Even though nearly 2/5 of estimated 10,000 victims of the Philippines’ tragic typhoon Haiyan are believed to be children, one glimmer of hope prevailed. A young woman managed to safely give birth to a healthy baby girl in the rubble of her devastated city.
Typhoon Haiyan ripped through the Philippines on Nov. 8. In the completely devastated city of Tacloban, Emily Ortega, 21, gave birth to a beautiful baby girl, on top of dirty plywood and debris in the destroyed Tacloban airport on Nov. 11. The airport was turned into a makeshift medical clinic to care for victims. Emily named her daughter Bea Joy, after her own mother, Beatriz, who was washed away in the floods and has not been seen since.
Pregnant Woman Washed Away In Philippine Floods Gives Birth In Airport Rubble
Baby Bea is a light of hope in a city that really needs it. “She is my miracle. I had thought I would die with her still inside me when high waves came and took us all away,” Emily said of her daughter’s birth, reported The Daily Mail. “She is so beautiful. I will name her Bea Joy in honor of my mother, Beatriz.”
Emily was staying at an evacuation center when the storm’s surges sent floods through the city, according to the Mail. Emily herself was washed away in the floods, but was able to keep afloat until she got help. She went through an incredibly difficult delivery on top of debris. Doctors still fear for Emily and her baby’s health because of the unsanitary birthing conditions and medicine is running out.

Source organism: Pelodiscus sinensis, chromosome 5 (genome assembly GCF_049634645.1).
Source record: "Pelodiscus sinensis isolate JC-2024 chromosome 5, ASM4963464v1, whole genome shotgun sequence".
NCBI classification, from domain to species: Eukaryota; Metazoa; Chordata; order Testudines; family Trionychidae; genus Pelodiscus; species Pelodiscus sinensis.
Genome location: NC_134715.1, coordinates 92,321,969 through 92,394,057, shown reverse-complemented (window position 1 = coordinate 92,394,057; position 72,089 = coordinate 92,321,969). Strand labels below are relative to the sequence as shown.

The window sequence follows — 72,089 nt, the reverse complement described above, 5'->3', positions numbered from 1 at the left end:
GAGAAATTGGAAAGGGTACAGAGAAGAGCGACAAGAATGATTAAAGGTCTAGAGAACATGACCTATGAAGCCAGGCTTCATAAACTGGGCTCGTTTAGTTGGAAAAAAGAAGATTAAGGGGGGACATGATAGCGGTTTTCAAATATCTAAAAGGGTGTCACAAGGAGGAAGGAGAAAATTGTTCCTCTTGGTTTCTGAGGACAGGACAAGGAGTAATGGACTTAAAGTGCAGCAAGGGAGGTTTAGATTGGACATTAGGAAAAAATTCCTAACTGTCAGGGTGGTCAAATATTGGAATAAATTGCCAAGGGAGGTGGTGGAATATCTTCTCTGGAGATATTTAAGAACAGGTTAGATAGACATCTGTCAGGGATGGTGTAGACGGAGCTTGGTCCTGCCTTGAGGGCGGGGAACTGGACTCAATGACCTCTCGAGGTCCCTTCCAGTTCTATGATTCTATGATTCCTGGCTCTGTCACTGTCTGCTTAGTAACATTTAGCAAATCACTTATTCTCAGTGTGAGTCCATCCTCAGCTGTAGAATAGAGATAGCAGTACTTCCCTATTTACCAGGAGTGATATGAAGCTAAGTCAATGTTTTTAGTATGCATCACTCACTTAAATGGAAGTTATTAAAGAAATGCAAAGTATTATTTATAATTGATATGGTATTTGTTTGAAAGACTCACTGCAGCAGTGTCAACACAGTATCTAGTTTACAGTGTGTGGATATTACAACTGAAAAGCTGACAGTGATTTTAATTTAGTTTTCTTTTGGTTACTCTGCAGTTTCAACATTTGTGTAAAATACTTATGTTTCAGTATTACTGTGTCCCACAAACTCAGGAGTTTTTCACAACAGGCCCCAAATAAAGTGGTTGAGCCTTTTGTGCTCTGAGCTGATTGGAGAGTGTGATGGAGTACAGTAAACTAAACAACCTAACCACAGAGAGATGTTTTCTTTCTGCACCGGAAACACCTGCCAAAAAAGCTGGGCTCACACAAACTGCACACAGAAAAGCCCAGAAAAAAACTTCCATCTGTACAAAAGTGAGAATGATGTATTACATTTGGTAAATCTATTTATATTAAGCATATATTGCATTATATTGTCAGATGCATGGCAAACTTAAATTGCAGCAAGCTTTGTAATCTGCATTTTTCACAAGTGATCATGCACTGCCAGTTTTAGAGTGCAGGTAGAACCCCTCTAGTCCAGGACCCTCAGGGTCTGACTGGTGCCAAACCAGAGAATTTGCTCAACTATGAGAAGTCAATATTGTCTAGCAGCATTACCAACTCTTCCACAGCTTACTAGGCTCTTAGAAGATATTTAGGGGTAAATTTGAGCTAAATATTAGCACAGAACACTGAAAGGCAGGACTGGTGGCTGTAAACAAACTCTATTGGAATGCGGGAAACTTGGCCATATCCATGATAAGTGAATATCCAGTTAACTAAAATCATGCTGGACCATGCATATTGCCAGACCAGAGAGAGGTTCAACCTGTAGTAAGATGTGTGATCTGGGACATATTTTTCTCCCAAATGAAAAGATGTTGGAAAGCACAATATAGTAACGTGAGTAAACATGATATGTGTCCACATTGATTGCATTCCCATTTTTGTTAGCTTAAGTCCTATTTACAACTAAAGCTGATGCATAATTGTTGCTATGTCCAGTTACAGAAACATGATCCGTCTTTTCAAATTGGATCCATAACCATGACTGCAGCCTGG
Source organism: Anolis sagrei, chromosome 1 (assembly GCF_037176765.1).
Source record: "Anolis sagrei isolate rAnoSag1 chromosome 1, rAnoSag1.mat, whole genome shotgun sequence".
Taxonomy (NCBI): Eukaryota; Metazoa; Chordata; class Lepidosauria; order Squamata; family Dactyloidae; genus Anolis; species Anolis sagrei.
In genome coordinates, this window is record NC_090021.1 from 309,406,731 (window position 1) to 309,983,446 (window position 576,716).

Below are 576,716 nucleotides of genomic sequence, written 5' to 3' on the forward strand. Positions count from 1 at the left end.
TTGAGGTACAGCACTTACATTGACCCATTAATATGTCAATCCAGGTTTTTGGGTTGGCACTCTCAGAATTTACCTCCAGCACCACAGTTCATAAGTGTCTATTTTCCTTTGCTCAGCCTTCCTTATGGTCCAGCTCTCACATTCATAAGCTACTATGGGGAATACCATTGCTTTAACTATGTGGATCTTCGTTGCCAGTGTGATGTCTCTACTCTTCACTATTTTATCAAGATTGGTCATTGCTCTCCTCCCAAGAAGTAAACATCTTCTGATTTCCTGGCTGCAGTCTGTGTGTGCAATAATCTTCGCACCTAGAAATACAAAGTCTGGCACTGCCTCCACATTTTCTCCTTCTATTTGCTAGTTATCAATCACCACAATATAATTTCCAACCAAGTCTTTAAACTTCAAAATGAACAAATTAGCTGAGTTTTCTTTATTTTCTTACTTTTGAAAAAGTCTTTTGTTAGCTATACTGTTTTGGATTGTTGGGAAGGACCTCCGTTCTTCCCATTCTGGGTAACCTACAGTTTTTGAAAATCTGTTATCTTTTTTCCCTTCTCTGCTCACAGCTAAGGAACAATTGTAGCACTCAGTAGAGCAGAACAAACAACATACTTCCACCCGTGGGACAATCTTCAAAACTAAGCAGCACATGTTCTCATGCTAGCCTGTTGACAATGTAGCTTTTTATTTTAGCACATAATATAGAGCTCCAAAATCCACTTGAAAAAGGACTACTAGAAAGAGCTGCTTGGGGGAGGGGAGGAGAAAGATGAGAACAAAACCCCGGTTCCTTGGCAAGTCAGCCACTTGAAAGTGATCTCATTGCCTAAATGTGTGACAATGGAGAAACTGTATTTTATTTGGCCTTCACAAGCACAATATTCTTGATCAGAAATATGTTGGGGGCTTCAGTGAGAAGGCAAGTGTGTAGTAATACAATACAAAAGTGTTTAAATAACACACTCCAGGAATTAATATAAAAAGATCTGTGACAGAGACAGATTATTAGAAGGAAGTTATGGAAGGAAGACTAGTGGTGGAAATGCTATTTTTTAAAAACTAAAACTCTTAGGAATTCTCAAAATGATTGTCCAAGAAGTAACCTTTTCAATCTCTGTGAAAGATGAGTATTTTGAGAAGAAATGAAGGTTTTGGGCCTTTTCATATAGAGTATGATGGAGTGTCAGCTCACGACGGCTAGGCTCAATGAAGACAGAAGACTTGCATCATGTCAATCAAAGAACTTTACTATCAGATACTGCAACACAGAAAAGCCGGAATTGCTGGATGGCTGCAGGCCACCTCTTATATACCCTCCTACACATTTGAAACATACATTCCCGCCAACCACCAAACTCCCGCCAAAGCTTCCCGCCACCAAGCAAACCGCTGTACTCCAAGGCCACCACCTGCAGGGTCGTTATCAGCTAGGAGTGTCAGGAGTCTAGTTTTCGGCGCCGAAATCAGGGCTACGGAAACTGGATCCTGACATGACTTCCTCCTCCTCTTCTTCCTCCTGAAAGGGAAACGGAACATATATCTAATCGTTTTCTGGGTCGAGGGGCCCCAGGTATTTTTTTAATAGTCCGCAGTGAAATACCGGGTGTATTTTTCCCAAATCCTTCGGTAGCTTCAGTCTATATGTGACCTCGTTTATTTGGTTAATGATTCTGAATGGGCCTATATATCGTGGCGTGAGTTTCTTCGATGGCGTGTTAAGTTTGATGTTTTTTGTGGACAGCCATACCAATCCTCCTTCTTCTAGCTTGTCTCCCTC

The little girl’s birth definitely comes with mixed emotions for her family. “We are supposed to be celebrating today, but we are also mourning our dead,” Emily’s husband Jobert said.
Haiyan Destroys Major Philippine City
The terrifying storm left an almost unimaginable path of destruction in its wake. “Everything was just flattened,” said Miss Lim, the Asia communications manager for Save the Children, told The Telegraph after arriving to help with relief efforts in Tacloban.
“The water was knee-high and there were bodies floating in the streets. I saw several dead children. I’d say two out of every five corpses I saw were kids,” she said. “Most of the houses were wooden and they were completely destroyed. There were trees and electrical poles strewn across the road and corrugated iron roofing that had been ripped off houses.”
Our thoughts are with new mom Emily and her family, and all those affected by Typhoons Haiyan and Yolanda.
WATCH: Typhoon Haiyan Hits Tacloban, Philippines
— Kristine Hope Kowalski